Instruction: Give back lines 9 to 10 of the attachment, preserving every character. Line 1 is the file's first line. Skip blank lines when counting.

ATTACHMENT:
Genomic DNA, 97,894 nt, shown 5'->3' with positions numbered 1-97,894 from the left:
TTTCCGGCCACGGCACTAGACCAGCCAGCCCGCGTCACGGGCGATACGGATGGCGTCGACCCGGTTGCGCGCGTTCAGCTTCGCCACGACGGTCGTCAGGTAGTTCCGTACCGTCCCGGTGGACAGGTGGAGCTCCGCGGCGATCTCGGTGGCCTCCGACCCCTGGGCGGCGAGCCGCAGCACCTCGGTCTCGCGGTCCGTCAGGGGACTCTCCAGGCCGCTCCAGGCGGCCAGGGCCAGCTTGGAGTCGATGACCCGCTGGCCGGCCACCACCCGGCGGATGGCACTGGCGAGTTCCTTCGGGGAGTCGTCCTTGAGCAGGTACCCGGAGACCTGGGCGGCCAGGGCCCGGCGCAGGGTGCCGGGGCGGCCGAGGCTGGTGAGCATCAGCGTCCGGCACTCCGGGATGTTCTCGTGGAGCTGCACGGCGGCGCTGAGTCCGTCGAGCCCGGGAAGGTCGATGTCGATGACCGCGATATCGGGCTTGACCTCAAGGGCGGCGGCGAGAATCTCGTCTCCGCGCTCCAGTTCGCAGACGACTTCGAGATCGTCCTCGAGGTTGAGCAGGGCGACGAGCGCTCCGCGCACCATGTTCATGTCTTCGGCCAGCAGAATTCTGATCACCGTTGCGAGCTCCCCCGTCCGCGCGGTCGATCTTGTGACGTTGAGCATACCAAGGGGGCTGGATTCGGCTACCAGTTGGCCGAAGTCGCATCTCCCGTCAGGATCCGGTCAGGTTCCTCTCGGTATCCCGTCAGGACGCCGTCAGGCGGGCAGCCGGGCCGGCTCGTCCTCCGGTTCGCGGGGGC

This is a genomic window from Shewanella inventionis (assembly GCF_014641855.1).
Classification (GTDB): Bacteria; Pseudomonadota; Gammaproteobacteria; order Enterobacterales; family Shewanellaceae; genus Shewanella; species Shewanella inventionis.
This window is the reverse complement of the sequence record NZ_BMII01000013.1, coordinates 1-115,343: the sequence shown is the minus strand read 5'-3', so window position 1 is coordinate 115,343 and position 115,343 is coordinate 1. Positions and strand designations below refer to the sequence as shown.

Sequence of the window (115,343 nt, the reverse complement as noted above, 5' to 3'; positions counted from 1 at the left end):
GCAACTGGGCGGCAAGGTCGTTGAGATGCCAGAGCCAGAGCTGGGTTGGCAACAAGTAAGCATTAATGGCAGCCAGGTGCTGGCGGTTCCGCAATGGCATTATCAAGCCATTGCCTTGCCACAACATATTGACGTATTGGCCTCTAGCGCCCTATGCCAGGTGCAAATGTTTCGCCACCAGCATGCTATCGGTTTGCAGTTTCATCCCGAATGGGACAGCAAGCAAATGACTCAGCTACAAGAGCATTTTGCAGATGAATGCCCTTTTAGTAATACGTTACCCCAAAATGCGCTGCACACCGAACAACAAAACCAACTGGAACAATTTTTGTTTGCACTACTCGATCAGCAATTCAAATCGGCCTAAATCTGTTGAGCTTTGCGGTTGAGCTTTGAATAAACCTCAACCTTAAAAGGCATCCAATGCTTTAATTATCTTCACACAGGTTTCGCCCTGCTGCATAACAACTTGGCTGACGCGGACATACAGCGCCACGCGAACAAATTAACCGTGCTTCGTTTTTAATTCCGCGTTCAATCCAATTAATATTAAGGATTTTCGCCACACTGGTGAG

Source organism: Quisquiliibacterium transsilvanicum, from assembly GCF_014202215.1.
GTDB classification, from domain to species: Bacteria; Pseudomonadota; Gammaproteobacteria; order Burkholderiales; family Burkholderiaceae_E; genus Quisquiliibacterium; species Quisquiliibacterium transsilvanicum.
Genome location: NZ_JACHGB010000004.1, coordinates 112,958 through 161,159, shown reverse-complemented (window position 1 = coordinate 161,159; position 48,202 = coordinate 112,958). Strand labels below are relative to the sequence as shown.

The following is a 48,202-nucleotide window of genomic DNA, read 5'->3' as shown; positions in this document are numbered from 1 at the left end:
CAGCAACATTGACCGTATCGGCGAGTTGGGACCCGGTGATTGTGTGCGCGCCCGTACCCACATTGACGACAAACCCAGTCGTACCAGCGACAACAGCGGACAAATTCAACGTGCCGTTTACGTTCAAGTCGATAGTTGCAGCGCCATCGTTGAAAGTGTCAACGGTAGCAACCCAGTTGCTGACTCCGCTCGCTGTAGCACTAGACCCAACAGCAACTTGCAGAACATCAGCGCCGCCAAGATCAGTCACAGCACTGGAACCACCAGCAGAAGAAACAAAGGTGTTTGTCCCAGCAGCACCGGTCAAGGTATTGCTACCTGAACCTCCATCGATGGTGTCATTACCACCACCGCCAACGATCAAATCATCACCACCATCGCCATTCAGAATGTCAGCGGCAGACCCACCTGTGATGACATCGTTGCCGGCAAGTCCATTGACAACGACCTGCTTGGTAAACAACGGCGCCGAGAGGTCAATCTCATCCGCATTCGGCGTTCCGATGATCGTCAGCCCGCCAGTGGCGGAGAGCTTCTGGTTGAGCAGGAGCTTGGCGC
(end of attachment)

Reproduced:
GTDB classification, from domain to species: Bacteria; Pseudomonadota; Gammaproteobacteria; order Burkholderiales; family Burkholderiaceae_E; genus Quisquiliibacterium; species Quisquiliibacterium transsilvanicum.
Genome location: NZ_JACHGB010000004.1, coordinates 112,958 through 161,159, shown reverse-complemented (window position 1 = coordinate 161,159; position 48,202 = coordinate 112,958). Strand labels below are relative to the sequence as shown.